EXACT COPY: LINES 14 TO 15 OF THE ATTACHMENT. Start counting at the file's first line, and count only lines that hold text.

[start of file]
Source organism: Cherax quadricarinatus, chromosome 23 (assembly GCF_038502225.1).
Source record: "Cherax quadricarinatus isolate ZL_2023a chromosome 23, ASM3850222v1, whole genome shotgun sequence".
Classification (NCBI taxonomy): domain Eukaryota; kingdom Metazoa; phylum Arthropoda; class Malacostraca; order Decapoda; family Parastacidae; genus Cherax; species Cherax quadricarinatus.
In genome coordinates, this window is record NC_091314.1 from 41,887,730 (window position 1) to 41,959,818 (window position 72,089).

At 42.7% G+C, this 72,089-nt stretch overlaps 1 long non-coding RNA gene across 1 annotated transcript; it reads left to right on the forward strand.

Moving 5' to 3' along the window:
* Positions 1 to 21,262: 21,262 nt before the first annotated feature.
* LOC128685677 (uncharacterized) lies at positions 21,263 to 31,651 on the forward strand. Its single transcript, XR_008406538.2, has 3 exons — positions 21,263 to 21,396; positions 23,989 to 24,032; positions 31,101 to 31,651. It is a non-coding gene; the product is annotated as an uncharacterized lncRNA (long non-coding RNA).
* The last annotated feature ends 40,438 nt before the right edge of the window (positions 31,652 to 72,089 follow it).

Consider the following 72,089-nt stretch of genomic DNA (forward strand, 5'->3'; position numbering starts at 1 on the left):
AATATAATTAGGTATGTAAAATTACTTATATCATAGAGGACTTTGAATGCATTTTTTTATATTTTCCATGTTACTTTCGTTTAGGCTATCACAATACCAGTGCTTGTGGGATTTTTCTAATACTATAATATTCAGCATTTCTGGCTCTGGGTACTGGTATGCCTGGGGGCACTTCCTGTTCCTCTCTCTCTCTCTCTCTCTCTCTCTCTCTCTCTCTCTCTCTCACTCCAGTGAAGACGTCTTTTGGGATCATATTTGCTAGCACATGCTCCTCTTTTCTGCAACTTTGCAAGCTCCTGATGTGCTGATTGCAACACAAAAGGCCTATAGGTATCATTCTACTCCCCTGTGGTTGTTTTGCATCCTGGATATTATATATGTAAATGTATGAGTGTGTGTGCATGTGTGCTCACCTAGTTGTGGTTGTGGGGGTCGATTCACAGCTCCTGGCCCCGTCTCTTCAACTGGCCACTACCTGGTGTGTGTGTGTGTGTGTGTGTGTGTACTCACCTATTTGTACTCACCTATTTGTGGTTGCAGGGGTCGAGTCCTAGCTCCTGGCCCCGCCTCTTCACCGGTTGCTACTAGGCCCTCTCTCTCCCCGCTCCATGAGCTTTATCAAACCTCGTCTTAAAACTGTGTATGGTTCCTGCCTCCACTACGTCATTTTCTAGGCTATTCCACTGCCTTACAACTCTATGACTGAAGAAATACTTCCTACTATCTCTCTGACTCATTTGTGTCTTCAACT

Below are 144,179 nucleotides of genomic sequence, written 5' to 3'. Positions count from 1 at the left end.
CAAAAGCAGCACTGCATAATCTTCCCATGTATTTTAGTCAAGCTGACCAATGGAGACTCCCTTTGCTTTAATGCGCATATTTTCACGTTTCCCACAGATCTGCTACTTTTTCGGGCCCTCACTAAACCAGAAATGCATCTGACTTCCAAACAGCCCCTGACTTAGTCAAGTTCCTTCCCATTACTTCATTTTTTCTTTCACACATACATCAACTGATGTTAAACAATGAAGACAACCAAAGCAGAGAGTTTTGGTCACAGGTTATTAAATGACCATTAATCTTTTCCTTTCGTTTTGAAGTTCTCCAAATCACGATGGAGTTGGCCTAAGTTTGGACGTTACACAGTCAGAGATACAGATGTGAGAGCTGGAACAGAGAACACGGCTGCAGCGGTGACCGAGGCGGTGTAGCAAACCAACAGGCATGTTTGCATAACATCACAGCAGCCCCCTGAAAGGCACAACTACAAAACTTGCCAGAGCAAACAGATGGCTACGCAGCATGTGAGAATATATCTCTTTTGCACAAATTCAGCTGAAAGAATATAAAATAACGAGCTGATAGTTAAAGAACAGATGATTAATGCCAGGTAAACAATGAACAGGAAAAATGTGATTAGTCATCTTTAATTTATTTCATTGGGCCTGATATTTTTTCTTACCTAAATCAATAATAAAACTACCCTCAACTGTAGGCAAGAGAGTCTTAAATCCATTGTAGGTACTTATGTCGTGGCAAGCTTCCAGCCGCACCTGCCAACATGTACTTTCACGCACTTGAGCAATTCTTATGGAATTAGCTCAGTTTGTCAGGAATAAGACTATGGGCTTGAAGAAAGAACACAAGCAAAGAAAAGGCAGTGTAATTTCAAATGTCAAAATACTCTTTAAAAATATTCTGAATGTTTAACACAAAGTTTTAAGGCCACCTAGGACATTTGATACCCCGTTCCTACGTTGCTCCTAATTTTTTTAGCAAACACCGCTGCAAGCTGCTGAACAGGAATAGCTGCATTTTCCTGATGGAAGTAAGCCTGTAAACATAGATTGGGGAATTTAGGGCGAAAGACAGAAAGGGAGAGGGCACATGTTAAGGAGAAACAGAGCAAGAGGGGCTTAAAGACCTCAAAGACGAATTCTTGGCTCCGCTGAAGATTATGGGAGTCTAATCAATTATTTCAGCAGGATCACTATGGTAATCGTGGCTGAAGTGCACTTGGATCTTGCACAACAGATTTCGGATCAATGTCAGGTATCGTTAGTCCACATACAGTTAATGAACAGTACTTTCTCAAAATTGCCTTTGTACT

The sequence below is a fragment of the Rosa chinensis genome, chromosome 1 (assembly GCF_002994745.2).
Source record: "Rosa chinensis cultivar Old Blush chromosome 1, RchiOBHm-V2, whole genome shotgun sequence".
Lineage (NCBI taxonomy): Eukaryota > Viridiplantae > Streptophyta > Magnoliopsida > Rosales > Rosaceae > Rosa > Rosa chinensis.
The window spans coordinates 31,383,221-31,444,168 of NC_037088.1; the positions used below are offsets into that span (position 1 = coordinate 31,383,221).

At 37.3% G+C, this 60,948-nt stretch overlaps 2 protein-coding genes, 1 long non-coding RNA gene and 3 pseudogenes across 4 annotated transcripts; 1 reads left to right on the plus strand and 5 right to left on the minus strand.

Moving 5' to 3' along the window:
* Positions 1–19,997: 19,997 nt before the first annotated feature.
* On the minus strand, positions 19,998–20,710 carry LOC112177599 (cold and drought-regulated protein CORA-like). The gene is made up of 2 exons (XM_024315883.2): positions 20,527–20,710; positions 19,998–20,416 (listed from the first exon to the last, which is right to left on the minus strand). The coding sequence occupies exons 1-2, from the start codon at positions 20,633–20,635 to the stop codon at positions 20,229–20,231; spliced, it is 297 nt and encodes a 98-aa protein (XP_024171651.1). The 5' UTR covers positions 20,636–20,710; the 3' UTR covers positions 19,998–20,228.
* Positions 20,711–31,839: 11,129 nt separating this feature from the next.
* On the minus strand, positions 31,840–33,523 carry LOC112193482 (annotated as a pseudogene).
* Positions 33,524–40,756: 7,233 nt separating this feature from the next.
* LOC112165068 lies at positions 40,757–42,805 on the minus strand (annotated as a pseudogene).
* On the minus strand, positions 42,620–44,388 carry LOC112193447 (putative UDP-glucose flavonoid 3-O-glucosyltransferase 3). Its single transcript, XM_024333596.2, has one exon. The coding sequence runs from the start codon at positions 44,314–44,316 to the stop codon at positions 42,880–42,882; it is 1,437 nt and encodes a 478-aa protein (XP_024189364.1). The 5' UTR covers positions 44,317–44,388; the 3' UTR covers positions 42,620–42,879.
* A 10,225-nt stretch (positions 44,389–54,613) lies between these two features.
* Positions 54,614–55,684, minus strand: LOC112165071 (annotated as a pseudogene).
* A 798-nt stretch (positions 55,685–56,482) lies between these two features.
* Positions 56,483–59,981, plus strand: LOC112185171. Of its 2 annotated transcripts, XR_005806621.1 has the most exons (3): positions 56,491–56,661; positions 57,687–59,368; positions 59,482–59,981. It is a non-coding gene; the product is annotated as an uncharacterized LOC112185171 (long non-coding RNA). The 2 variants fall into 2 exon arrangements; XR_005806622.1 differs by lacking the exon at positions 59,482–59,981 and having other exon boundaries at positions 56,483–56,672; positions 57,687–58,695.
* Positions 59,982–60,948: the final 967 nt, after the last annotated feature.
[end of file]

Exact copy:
The sequence below is a fragment of the Rosa chinensis genome, chromosome 1 (assembly GCF_002994745.2).
Source record: "Rosa chinensis cultivar Old Blush chromosome 1, RchiOBHm-V2, whole genome shotgun sequence".